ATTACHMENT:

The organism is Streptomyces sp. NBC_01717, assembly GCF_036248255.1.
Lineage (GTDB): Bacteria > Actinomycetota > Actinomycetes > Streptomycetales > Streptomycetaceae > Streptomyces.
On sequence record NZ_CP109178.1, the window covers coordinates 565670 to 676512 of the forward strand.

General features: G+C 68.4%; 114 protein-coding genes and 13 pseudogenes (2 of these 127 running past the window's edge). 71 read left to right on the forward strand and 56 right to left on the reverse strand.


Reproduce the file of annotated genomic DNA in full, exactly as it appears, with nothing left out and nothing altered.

The organism is Streptomyces sp. NBC_01717, assembly GCF_036248255.1.
Lineage (GTDB): Bacteria > Actinomycetota > Actinomycetes > Streptomycetales > Streptomycetaceae > Streptomyces.
On sequence record NZ_CP109178.1, the window covers coordinates 565670 to 676512 of the forward strand.

General features: G+C 68.4%; 114 protein-coding genes and 13 pseudogenes (2 of these 127 running past the window's edge). 71 read left to right on the forward strand and 56 right to left on the reverse strand.